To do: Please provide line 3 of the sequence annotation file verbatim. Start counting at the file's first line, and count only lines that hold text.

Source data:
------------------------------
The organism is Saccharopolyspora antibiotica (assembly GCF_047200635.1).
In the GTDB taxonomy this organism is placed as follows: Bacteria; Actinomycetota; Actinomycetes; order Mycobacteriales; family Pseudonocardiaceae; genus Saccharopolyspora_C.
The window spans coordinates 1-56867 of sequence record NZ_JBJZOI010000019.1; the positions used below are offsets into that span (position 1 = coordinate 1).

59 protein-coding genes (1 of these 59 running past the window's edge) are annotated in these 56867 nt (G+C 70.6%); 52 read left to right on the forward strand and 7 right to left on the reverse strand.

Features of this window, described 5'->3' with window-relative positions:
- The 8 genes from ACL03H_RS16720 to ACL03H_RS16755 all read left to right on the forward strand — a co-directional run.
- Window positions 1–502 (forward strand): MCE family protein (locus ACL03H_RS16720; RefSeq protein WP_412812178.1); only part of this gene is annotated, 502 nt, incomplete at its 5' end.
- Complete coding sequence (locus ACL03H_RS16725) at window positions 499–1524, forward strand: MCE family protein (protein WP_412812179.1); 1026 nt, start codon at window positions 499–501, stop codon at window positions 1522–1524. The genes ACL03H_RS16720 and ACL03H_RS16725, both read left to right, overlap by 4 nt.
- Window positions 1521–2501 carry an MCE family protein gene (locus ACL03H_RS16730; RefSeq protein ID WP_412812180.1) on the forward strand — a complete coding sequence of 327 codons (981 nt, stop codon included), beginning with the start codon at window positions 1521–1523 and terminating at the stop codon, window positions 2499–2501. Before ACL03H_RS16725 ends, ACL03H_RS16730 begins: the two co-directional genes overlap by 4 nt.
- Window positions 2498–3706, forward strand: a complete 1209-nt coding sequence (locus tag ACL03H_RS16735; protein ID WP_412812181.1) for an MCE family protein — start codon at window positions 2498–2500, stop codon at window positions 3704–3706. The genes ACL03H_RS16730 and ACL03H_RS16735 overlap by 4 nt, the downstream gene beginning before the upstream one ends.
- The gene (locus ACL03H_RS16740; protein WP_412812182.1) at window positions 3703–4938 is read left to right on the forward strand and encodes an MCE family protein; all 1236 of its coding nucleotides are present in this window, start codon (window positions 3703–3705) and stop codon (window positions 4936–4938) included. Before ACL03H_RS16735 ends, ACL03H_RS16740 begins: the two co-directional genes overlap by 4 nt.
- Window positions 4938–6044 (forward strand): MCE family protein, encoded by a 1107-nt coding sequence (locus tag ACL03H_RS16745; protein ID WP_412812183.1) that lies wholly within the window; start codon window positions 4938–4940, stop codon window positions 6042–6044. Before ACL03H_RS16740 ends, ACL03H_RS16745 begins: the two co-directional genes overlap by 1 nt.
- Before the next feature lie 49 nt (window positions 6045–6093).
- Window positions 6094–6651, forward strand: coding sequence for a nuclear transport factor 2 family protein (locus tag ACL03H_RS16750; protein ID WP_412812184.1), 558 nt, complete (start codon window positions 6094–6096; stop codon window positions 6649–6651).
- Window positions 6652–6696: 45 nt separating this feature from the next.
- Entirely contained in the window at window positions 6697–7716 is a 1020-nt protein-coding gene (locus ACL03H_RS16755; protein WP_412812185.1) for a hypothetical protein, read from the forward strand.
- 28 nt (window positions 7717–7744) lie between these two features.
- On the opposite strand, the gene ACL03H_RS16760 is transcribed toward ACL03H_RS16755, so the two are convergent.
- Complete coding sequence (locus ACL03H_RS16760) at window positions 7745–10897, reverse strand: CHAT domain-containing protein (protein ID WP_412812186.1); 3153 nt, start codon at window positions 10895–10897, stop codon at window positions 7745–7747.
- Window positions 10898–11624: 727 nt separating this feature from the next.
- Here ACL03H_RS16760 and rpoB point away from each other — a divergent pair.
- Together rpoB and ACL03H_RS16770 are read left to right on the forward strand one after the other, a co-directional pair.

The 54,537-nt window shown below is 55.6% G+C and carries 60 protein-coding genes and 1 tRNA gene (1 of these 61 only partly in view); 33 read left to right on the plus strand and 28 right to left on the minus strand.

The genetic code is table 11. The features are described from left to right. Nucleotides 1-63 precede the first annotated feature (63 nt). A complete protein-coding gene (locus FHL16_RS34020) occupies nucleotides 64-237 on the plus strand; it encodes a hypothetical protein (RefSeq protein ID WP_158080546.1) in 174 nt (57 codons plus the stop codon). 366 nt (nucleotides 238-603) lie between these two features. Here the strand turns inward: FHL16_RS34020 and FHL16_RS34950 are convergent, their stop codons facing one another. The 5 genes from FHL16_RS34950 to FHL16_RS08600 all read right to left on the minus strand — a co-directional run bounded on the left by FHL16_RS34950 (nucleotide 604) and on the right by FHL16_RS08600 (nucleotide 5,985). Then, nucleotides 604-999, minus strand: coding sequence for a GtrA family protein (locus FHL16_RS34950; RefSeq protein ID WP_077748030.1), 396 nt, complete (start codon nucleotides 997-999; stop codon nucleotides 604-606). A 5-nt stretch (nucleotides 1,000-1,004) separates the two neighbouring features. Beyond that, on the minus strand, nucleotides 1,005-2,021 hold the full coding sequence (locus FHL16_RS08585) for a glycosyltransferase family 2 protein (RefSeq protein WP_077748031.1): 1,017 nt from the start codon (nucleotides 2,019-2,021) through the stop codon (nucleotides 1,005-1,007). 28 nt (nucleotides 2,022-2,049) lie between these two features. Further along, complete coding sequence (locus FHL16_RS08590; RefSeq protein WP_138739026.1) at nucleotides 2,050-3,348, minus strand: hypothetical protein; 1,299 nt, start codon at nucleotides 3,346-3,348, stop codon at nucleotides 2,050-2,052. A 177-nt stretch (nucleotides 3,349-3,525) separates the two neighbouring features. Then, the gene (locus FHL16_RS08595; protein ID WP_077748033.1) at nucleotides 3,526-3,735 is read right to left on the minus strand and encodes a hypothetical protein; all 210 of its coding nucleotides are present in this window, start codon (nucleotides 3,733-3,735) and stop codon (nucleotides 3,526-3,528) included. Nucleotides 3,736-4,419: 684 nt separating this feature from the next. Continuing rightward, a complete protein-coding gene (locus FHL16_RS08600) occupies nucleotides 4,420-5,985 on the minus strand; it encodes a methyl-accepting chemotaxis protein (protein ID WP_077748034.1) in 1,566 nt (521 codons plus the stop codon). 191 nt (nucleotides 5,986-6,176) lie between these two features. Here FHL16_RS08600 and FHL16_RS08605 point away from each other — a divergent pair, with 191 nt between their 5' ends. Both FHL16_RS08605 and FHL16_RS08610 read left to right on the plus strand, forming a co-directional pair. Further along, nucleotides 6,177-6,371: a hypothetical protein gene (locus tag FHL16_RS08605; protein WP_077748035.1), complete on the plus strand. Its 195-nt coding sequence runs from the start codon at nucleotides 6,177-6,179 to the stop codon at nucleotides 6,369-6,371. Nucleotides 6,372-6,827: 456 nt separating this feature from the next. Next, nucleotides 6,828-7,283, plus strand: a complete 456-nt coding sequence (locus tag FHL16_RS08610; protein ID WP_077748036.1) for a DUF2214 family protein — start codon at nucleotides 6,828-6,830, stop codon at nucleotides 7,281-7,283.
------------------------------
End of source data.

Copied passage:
The window spans coordinates 1-56867 of sequence record NZ_JBJZOI010000019.1; the positions used below are offsets into that span (position 1 = coordinate 1).